Scientists believe they have achieved the ‘holy grail’ of the green economy by designing a hydrogen production plant that can split water with sunlight.
The University of Colorado at Boulder envisages an array of mirrors that would focus sunlight onto a central tower several hundred feet tall.
The tower would heat up to around 1,350 °C – enough to liberate hydrogen from steam with the help of a metal oxide compound.
Reforming steam with an iron/cobalt oxide catalyst to produce hydrogen isn\’t new, no. I think I\’m right in saying that hydrogen is generated in steel furnaces as any residual water passes over the iron oxide that is the ore in fact. Nor is using sunlight to heat water all that amazingly new. Combining the two is interesting but it ain\’t a Holy Grail of anything at all. For this reason:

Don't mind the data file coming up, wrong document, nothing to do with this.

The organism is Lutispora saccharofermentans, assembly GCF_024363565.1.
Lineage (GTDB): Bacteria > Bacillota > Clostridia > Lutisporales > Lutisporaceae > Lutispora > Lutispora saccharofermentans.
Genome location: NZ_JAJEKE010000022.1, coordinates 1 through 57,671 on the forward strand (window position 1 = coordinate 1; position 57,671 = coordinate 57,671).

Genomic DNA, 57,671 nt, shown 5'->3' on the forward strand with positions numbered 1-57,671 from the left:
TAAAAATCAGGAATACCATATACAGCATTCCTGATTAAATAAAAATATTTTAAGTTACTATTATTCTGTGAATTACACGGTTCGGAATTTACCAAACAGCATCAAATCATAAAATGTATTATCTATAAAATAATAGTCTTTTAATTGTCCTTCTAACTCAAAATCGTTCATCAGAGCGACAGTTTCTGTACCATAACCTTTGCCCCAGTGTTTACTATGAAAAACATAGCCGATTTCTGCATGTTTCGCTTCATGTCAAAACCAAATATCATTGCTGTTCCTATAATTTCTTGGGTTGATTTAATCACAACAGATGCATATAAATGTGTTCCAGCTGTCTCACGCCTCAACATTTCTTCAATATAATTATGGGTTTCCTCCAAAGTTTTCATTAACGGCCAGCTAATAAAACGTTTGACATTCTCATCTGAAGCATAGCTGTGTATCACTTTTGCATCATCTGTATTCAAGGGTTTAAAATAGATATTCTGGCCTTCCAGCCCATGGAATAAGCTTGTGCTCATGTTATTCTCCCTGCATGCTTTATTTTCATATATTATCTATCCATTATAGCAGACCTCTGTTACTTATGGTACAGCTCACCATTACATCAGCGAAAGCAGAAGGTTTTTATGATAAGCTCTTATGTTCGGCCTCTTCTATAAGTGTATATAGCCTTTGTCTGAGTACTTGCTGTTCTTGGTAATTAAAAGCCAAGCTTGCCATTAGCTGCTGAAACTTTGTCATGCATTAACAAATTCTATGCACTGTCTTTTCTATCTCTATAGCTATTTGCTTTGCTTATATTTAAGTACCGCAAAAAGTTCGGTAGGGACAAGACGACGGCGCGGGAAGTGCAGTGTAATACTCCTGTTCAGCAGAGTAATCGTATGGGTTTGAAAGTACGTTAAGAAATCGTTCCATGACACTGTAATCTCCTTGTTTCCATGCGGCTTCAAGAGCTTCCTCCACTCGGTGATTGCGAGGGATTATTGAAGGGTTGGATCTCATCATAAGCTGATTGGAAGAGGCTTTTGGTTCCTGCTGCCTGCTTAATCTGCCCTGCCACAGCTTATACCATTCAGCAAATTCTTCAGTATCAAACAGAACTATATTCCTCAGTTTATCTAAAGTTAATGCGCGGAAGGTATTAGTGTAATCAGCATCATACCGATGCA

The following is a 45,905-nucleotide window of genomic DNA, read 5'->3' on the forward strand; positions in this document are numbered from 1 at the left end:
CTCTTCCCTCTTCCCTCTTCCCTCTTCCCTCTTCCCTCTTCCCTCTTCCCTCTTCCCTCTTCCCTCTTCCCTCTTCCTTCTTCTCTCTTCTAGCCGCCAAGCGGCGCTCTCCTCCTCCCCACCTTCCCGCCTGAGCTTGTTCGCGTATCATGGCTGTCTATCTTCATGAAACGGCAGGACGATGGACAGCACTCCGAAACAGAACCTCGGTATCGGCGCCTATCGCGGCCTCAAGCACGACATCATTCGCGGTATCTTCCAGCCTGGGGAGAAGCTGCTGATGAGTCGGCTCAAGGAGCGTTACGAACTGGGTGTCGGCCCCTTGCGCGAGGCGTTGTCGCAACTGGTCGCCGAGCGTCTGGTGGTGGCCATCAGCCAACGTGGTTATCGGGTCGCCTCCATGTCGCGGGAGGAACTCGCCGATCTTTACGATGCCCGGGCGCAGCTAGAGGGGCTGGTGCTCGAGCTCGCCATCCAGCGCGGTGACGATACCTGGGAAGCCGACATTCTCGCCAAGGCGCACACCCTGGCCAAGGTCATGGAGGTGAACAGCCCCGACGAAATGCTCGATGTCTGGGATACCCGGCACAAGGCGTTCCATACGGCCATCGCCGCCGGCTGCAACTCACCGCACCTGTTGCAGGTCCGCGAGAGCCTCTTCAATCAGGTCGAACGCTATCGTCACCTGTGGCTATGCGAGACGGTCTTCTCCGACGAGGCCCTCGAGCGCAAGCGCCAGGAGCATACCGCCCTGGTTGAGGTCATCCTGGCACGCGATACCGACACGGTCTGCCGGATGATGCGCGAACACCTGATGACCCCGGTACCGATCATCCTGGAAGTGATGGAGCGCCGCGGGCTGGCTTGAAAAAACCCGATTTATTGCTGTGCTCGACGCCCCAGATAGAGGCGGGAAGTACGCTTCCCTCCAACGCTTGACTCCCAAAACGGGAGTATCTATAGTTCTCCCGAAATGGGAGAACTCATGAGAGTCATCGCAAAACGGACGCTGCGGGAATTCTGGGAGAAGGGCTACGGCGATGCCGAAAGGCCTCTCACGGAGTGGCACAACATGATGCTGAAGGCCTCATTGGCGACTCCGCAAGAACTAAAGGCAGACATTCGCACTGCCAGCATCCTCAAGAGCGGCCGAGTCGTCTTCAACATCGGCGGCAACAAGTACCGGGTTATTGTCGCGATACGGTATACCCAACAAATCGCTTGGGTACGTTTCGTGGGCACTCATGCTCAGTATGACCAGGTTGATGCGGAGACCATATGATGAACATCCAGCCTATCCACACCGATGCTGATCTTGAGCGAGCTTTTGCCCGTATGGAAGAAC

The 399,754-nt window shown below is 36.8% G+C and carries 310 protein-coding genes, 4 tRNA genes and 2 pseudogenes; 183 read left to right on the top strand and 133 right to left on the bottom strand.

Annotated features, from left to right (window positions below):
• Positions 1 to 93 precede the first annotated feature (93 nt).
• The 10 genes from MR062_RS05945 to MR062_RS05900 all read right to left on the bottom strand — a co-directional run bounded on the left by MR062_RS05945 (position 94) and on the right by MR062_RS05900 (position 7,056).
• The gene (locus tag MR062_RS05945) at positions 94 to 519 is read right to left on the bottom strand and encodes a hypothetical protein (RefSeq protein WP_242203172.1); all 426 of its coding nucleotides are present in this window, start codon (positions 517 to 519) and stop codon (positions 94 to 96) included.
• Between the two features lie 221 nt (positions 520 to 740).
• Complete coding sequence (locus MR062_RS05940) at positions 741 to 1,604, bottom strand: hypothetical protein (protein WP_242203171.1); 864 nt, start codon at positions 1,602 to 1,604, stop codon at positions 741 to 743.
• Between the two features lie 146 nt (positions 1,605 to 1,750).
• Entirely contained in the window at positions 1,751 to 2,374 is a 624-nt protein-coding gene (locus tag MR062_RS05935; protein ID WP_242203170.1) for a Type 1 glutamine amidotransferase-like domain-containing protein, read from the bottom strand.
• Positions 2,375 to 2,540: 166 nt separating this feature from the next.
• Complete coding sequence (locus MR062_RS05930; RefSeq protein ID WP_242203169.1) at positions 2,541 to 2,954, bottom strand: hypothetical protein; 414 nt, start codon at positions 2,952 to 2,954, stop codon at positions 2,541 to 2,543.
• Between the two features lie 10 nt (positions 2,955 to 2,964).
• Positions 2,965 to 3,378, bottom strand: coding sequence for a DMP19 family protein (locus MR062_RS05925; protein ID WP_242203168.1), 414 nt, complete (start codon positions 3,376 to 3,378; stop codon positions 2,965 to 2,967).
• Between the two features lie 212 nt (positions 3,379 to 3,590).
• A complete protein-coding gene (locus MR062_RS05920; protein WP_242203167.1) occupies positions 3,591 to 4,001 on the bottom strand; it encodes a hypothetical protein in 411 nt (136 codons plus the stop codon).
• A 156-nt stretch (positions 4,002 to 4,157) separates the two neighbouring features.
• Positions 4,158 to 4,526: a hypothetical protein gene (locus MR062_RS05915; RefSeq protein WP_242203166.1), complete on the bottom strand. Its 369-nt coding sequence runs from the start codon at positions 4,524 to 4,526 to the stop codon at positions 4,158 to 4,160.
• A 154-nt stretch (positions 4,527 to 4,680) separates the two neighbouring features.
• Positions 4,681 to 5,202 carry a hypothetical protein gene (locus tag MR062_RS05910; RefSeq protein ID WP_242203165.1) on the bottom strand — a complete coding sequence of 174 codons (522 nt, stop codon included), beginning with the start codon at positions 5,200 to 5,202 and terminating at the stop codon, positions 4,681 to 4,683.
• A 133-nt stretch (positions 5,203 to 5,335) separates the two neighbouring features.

Commercialisation of such a solar-thermal reactor is only likely to happen when the economic conditions are right, claims Professor Weimer.
‘There would have to be a substantial monetary penalty for putting carbon into the atmosphere, or the price of fossil fuels would have to go way up,’ he added.
It ain\’t economic.
And we\’ve many ways of producing energy, of storing energy (which is what this is, a storage method, not a production method), that are not economic. Even if we look to the hydrogen economy we\’ve got ways of doing this that are not economic. For example, take the electricity from either solar or wind power and electrolyse water to release the H2. That might be better or worse than this method but they\’re both still uneconomic.
What we\’re looking for of course is something that is economic. And what we\’d really like is something that is cheaper, unsubsidised, without a carbon tax, than fossil fuels at which point the entire climate change problem goes away. That would be the Holy Grail….